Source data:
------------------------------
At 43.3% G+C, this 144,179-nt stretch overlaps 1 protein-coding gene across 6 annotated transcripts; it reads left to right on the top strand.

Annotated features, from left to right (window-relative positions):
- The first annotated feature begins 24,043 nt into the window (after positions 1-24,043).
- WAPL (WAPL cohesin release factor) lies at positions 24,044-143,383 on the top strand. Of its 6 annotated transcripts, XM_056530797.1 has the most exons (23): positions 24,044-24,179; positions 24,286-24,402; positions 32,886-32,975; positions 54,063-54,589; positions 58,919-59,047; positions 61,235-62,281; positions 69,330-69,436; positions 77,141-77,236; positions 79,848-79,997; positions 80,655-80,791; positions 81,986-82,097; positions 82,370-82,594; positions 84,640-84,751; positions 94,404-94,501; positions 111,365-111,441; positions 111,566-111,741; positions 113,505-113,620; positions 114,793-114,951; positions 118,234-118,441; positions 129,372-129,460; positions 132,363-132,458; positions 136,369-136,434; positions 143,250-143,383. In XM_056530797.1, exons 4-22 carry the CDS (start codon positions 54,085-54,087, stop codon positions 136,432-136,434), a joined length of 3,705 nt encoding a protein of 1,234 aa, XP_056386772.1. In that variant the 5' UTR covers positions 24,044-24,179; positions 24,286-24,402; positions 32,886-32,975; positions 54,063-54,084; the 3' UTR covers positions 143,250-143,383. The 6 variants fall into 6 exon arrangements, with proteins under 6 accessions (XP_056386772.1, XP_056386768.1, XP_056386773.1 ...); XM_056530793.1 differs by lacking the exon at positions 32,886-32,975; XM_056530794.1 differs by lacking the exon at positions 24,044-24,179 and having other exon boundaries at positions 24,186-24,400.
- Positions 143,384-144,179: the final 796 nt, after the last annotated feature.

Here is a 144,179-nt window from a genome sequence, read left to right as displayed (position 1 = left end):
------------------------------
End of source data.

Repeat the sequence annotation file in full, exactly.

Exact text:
At 43.3% G+C, this 144,179-nt stretch overlaps 1 protein-coding gene across 6 annotated transcripts; it reads left to right on the top strand.

Annotated features, from left to right (window-relative positions):
- The first annotated feature begins 24,043 nt into the window (after positions 1-24,043).
- WAPL (WAPL cohesin release factor) lies at positions 24,044-143,383 on the top strand. Of its 6 annotated transcripts, XM_056530797.1 has the most exons (23): positions 24,044-24,179; positions 24,286-24,402; positions 32,886-32,975; positions 54,063-54,589; positions 58,919-59,047; positions 61,235-62,281; positions 69,330-69,436; positions 77,141-77,236; positions 79,848-79,997; positions 80,655-80,791; positions 81,986-82,097; positions 82,370-82,594; positions 84,640-84,751; positions 94,404-94,501; positions 111,365-111,441; positions 111,566-111,741; positions 113,505-113,620; positions 114,793-114,951; positions 118,234-118,441; positions 129,372-129,460; positions 132,363-132,458; positions 136,369-136,434; positions 143,250-143,383. In XM_056530797.1, exons 4-22 carry the CDS (start codon positions 54,085-54,087, stop codon positions 136,432-136,434), a joined length of 3,705 nt encoding a protein of 1,234 aa, XP_056386772.1. In that variant the 5' UTR covers positions 24,044-24,179; positions 24,286-24,402; positions 32,886-32,975; positions 54,063-54,084; the 3' UTR covers positions 143,250-143,383. The 6 variants fall into 6 exon arrangements, with proteins under 6 accessions (XP_056386772.1, XP_056386768.1, XP_056386773.1 ...); XM_056530793.1 differs by lacking the exon at positions 32,886-32,975; XM_056530794.1 differs by lacking the exon at positions 24,044-24,179 and having other exon boundaries at positions 24,186-24,400.
- Positions 143,384-144,179: the final 796 nt, after the last annotated feature.

Here is a 144,179-nt window from a genome sequence, read left to right as displayed (position 1 = left end):